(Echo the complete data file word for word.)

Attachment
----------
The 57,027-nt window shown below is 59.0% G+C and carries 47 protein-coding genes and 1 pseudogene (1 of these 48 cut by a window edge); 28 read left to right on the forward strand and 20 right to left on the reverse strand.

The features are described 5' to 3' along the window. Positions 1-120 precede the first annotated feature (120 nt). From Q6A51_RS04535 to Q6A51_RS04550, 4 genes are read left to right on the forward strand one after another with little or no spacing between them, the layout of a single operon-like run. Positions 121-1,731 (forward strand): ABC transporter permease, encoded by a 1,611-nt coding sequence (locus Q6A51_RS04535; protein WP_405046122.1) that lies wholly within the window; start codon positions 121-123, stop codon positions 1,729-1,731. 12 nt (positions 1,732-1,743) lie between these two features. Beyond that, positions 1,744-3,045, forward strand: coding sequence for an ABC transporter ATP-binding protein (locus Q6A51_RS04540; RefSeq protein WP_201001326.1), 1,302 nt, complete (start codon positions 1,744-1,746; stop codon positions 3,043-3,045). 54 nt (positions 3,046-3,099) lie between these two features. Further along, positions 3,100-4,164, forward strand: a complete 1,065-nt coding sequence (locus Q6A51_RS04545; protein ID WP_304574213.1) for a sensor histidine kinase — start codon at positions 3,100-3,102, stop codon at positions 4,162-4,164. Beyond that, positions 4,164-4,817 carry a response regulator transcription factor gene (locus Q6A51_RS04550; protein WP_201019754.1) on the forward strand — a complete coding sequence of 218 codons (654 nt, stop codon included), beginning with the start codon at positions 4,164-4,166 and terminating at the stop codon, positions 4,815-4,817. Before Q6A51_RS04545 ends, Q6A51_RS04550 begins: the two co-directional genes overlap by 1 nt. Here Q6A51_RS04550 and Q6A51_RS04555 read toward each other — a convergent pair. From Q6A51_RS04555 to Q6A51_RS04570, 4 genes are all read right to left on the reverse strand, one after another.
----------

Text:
The 57,027-nt window shown below is 59.0% G+C and carries 47 protein-coding genes and 1 pseudogene (1 of these 48 cut by a window edge); 28 read left to right on the forward strand and 20 right to left on the reverse strand.

The features are described 5' to 3' along the window. Positions 1-120 precede the first annotated feature (120 nt). From Q6A51_RS04535 to Q6A51_RS04550, 4 genes are read left to right on the forward strand one after another with little or no spacing between them, the layout of a single operon-like run. Positions 121-1,731 (forward strand): ABC transporter permease, encoded by a 1,611-nt coding sequence (locus Q6A51_RS04535; protein WP_405046122.1) that lies wholly within the window; start codon positions 121-123, stop codon positions 1,729-1,731. 12 nt (positions 1,732-1,743) lie between these two features. Beyond that, positions 1,744-3,045, forward strand: coding sequence for an ABC transporter ATP-binding protein (locus Q6A51_RS04540; RefSeq protein WP_201001326.1), 1,302 nt, complete (start codon positions 1,744-1,746; stop codon positions 3,043-3,045). 54 nt (positions 3,046-3,099) lie between these two features. Further along, positions 3,100-4,164, forward strand: a complete 1,065-nt coding sequence (locus Q6A51_RS04545; protein ID WP_304574213.1) for a sensor histidine kinase — start codon at positions 3,100-3,102, stop codon at positions 4,162-4,164. Beyond that, positions 4,164-4,817 carry a response regulator transcription factor gene (locus Q6A51_RS04550; protein WP_201019754.1) on the forward strand — a complete coding sequence of 218 codons (654 nt, stop codon included), beginning with the start codon at positions 4,164-4,166 and terminating at the stop codon, positions 4,815-4,817. Before Q6A51_RS04545 ends, Q6A51_RS04550 begins: the two co-directional genes overlap by 1 nt. Here Q6A51_RS04550 and Q6A51_RS04555 read toward each other — a convergent pair. From Q6A51_RS04555 to Q6A51_RS04570, 4 genes are all read right to left on the reverse strand, one after another.